DTA

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Tesi etd-12152017-190350

Type of thesis
Perfezionamento
Author
DIODATO, ALESSANDRO
URN
etd-12152017-190350
Title
Human-Robot Interaction and Control Strategies in Minimally-Invasive Surgery
Scientific disciplinary sector
ING-IND/34
Course
INGEGNERIA - Biorobotics
Committee
relatore Dott. CIUTI, GASTONE
Keywords
  • Feedback control of soft actuator
  • Focused Ultrasound Surgery
  • High Intensity Focused Ultrasound
  • Minimally Invasive Surgery
Exam session start date
;
Availability
parziale
Abstract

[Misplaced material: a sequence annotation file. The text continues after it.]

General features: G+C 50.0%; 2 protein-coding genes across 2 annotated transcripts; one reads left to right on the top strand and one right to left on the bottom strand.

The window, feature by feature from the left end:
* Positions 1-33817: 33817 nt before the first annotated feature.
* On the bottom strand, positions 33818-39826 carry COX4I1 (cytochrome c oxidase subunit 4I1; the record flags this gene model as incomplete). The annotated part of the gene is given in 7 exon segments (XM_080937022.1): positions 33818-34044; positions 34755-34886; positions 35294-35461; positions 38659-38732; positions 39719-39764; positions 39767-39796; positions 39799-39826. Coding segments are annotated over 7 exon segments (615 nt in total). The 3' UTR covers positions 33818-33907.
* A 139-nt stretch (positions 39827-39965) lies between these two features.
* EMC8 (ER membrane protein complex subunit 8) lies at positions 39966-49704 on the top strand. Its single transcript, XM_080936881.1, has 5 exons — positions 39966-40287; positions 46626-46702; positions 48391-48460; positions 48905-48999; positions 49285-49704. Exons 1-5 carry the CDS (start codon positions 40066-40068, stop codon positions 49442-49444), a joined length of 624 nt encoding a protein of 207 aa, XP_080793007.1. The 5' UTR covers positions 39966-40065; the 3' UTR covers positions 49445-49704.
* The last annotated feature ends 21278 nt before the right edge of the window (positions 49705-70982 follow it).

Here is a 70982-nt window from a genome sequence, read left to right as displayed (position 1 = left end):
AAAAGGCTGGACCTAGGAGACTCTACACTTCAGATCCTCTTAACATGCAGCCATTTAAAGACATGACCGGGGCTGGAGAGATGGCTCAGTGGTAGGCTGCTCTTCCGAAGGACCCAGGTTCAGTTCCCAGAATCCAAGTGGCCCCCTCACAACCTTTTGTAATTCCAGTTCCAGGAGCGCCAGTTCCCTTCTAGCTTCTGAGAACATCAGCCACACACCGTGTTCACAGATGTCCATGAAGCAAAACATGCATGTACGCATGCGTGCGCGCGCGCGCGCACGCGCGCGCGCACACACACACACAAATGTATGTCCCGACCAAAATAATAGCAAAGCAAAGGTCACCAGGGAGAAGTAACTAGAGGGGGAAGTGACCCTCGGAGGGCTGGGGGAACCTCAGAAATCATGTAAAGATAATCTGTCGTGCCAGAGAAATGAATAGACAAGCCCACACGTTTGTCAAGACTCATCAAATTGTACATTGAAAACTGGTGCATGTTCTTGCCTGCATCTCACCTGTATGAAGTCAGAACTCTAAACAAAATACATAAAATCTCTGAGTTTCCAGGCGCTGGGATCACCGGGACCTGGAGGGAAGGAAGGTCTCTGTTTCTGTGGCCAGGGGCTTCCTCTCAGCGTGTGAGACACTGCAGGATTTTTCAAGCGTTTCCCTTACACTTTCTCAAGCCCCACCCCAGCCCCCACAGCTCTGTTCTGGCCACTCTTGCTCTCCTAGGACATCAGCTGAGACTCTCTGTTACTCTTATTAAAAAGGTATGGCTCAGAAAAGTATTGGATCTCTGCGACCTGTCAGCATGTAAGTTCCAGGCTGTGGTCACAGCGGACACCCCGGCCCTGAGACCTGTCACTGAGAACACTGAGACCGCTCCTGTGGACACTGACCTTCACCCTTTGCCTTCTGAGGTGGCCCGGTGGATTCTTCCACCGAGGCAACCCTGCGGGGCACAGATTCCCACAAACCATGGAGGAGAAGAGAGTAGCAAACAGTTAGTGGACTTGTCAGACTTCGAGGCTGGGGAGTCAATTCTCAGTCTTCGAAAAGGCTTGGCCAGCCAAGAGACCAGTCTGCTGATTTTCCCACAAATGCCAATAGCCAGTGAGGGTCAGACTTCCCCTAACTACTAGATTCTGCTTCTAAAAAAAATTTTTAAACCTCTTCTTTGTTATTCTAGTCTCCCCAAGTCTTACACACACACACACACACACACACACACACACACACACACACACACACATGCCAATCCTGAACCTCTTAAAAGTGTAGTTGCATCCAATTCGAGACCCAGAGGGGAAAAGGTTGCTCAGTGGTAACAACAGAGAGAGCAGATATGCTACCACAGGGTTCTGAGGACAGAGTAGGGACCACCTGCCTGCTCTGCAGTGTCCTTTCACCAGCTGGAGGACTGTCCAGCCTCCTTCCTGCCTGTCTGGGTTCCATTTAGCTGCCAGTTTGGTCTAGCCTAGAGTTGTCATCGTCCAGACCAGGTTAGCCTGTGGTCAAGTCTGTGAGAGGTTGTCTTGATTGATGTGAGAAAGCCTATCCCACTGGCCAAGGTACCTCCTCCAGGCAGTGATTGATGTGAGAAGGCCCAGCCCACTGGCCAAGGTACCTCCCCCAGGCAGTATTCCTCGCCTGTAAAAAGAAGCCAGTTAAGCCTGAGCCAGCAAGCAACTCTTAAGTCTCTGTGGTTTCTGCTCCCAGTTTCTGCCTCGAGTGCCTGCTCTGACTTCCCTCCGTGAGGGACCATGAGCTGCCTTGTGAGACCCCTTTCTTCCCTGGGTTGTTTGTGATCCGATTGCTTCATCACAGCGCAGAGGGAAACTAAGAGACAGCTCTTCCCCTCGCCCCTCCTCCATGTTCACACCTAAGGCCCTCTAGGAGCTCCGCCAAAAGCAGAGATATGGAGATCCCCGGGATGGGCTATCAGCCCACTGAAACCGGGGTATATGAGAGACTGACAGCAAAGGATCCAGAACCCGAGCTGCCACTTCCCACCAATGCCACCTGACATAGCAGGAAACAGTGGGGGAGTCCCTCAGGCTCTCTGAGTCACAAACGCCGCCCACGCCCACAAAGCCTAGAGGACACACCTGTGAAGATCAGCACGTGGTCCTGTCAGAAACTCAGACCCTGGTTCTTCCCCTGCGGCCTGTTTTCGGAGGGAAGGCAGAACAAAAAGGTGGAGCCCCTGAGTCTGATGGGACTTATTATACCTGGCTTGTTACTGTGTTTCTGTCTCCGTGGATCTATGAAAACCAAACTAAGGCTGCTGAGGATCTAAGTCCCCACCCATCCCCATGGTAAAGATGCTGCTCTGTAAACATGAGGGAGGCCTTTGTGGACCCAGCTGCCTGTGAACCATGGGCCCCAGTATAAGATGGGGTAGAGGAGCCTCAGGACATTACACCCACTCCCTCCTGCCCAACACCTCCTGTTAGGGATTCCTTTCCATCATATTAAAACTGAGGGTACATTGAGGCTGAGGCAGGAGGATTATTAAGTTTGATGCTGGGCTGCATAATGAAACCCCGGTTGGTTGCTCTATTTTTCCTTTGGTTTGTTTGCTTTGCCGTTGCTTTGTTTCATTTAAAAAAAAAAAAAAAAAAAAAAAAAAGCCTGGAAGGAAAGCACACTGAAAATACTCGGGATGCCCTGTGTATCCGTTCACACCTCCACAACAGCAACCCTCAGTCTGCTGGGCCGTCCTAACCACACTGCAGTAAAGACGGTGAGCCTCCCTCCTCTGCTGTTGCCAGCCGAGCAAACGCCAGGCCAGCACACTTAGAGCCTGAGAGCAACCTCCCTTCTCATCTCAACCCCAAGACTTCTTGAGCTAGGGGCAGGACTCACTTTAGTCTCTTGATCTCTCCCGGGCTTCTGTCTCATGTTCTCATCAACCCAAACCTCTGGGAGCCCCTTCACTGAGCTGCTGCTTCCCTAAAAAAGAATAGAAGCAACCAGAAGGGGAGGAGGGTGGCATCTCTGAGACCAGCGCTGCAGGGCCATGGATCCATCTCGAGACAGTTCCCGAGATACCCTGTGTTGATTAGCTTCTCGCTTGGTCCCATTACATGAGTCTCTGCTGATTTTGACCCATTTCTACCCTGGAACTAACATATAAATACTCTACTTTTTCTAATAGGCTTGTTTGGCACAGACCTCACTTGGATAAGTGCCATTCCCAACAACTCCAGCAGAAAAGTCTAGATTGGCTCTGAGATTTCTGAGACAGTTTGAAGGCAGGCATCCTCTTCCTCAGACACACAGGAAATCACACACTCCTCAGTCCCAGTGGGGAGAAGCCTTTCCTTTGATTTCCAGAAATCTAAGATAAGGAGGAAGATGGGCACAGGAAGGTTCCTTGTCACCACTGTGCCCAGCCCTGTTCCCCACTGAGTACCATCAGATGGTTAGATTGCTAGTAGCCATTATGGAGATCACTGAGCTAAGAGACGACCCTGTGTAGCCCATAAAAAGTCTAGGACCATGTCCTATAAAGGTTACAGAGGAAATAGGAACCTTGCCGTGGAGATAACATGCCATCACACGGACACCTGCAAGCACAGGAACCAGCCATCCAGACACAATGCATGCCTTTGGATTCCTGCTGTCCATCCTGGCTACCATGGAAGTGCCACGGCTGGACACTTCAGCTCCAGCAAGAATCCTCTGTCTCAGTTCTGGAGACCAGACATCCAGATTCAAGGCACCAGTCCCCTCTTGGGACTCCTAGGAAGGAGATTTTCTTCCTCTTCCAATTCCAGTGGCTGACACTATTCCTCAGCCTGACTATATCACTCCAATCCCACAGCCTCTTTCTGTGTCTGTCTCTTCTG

Minimally invasive surgery (MIS) aims to reduce the invasiveness of the current surgical procedure. Decreasing invasiveness means reducing patient discomfort and pain, associated with costs of the procedures, related complications, hospitalization duration, and cosmetic effects. Although the advantages of MIS for the patients are undeniable, technical difficulties are introduced because of the confined operating workspace. These limitations can be overcome by exploiting the benefits introduced by soft robotics. Indeed, the flexible access surgery requires specialized instrumentation, engineered with novel materials and actuation design. New materials ensure enhanced flexibility and dexterity with respect to rigid materials, but they introduce some challenges, such as adding sensors that are compliant with the soft structure.<br>Chapter 2 presents a promising integration of a commercial flex bend sensor into a soft actuator. Sensor measurements are used to implement a closed-loop control of the tip actuator position, achieving a 1 mm accuracy that can be considered a relevant achievement in the soft robotics field. Hereafter, a soft manipulator (composed of two actuators) equipped with a miniaturized camera was integrated with the endoscopic camera manipulator arm of the da Vinci Research Kit (Chapter 3). The experimental tests with non-expert users demonstrate increased workspace and dexterity compared to traditional endoscopes. <br>In order to further reduce the invasiveness of the surgical procedure, focused ultrasound surgery (FUS) was investigated. FUS ablates tumor tissue through ultrasound energy delivered by a transducer positioned outside the patient. A robotic platform, composed of two anthropomorphic industrial manipulators, was developed to increase the accuracy and repeatability of the focused ultrasound therapy. In this framework, a novel method for organ motion compensation was developed (Chapter 4). <br>This method delivers the ultrasound energy through the rotation of the transducer around a virtual pivot point, preserving the acoustic window during the therapy and controlling the force between transducer and patient. <br>However, rigid link manipulator introduces safety problems for both personnel and patient. Indeed, undesired collisions between humans and manipulators need to be avoided or at least managed using hardware and software-based solutions able to reduce. Most of the collision avoidance strategies rely on distances between human and robots; thus, reliably computing these distances is critical. Chapter 5 proposes a method for computing these distances starting from depth measurement. This strategy is intrinsically modular, allowing an easy integration of multiple depth sensors, thus drastically increasing the robustness of the safety system. However, unexpected collisions can still occur. For this reason, a multi-touch sensorized skin was developed to handle these collisions (Chapter 6). The sensorized skin is able to lower the pressure exerted by the robots under the painless threshold. Additionally, the multi-touch feature of the skin enables the development of physically interaction strategies with robotic manipulators. These strategies permit humans (physicians and operators in case of medical procedures) to arrange the manipulator configuration according to the surgical task requirements simply touching the manipulator surfaces; this feature enables innate and intuitive interaction with conventional manipulators in unstructured environments.<br>
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